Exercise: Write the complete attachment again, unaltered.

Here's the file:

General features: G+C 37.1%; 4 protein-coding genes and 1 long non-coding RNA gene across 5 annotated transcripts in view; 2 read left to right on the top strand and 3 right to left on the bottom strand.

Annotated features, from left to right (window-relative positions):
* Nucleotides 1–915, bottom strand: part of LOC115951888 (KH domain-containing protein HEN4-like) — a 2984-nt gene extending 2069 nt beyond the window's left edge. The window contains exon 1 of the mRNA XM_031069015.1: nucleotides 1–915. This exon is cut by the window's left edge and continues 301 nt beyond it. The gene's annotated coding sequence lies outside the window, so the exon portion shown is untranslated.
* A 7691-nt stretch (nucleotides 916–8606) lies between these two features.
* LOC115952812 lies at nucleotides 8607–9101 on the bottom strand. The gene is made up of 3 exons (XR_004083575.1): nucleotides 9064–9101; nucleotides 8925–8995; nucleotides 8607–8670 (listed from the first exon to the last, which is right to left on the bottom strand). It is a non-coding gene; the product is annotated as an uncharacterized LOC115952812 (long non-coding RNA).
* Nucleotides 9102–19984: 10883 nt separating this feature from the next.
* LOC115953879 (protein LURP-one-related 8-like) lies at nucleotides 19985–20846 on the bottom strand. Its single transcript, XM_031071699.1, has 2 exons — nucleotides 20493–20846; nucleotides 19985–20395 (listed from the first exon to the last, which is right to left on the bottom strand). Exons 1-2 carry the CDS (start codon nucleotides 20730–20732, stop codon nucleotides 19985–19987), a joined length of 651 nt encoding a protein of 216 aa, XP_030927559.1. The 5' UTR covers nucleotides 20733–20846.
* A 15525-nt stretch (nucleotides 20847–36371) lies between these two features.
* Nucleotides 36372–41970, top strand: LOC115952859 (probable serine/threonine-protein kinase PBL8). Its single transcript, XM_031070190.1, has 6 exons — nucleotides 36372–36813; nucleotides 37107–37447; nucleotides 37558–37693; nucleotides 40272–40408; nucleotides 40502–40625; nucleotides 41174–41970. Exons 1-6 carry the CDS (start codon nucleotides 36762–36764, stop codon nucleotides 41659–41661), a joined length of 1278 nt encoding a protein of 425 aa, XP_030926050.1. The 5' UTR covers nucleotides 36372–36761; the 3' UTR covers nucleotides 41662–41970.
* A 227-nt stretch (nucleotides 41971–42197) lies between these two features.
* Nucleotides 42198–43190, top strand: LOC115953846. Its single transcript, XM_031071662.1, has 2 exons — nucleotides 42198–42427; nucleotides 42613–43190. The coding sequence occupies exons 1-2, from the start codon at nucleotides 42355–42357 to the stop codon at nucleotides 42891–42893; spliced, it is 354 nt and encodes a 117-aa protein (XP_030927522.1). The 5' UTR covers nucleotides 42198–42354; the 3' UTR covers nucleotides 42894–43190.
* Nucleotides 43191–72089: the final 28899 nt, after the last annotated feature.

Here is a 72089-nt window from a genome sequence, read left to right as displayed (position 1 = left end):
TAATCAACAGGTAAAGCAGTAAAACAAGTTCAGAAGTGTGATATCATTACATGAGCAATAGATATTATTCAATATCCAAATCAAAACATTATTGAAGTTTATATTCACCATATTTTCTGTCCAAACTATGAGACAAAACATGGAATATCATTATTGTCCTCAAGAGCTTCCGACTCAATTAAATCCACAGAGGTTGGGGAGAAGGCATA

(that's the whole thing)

General features: G+C 37.1%; 4 protein-coding genes and 1 long non-coding RNA gene across 5 annotated transcripts in view; 2 read left to right on the top strand and 3 right to left on the bottom strand.

Annotated features, from left to right (window-relative positions):
* Nucleotides 1–915, bottom strand: part of LOC115951888 (KH domain-containing protein HEN4-like) — a 2984-nt gene extending 2069 nt beyond the window's left edge. The window contains exon 1 of the mRNA XM_031069015.1: nucleotides 1–915. This exon is cut by the window's left edge and continues 301 nt beyond it. The gene's annotated coding sequence lies outside the window, so the exon portion shown is untranslated.
* A 7691-nt stretch (nucleotides 916–8606) lies between these two features.
* LOC115952812 lies at nucleotides 8607–9101 on the bottom strand. The gene is made up of 3 exons (XR_004083575.1): nucleotides 9064–9101; nucleotides 8925–8995; nucleotides 8607–8670 (listed from the first exon to the last, which is right to left on the bottom strand). It is a non-coding gene; the product is annotated as an uncharacterized LOC115952812 (long non-coding RNA).
* Nucleotides 9102–19984: 10883 nt separating this feature from the next.
* LOC115953879 (protein LURP-one-related 8-like) lies at nucleotides 19985–20846 on the bottom strand. Its single transcript, XM_031071699.1, has 2 exons — nucleotides 20493–20846; nucleotides 19985–20395 (listed from the first exon to the last, which is right to left on the bottom strand). Exons 1-2 carry the CDS (start codon nucleotides 20730–20732, stop codon nucleotides 19985–19987), a joined length of 651 nt encoding a protein of 216 aa, XP_030927559.1. The 5' UTR covers nucleotides 20733–20846.
* A 15525-nt stretch (nucleotides 20847–36371) lies between these two features.
* Nucleotides 36372–41970, top strand: LOC115952859 (probable serine/threonine-protein kinase PBL8). Its single transcript, XM_031070190.1, has 6 exons — nucleotides 36372–36813; nucleotides 37107–37447; nucleotides 37558–37693; nucleotides 40272–40408; nucleotides 40502–40625; nucleotides 41174–41970. Exons 1-6 carry the CDS (start codon nucleotides 36762–36764, stop codon nucleotides 41659–41661), a joined length of 1278 nt encoding a protein of 425 aa, XP_030926050.1. The 5' UTR covers nucleotides 36372–36761; the 3' UTR covers nucleotides 41662–41970.
* A 227-nt stretch (nucleotides 41971–42197) lies between these two features.
* Nucleotides 42198–43190, top strand: LOC115953846. Its single transcript, XM_031071662.1, has 2 exons — nucleotides 42198–42427; nucleotides 42613–43190. The coding sequence occupies exons 1-2, from the start codon at nucleotides 42355–42357 to the stop codon at nucleotides 42891–42893; spliced, it is 354 nt and encodes a 117-aa protein (XP_030927522.1). The 5' UTR covers nucleotides 42198–42354; the 3' UTR covers nucleotides 42894–43190.
* Nucleotides 43191–72089: the final 28899 nt, after the last annotated feature.

Here is a 72089-nt window from a genome sequence, read left to right as displayed (position 1 = left end):
TAATCAACAGGTAAAGCAGTAAAACAAGTTCAGAAGTGTGATATCATTACATGAGCAATAGATATTATTCAATATCCAAATCAAAACATTATTGAAGTTTATATTCACCATATTTTCTGTCCAAACTATGAGACAAAACATGGAATATCATTATTGTCCTCAAGAGCTTCCGACTCAATTAAATCCACAGAGGTTGGGGAGAAGGCATA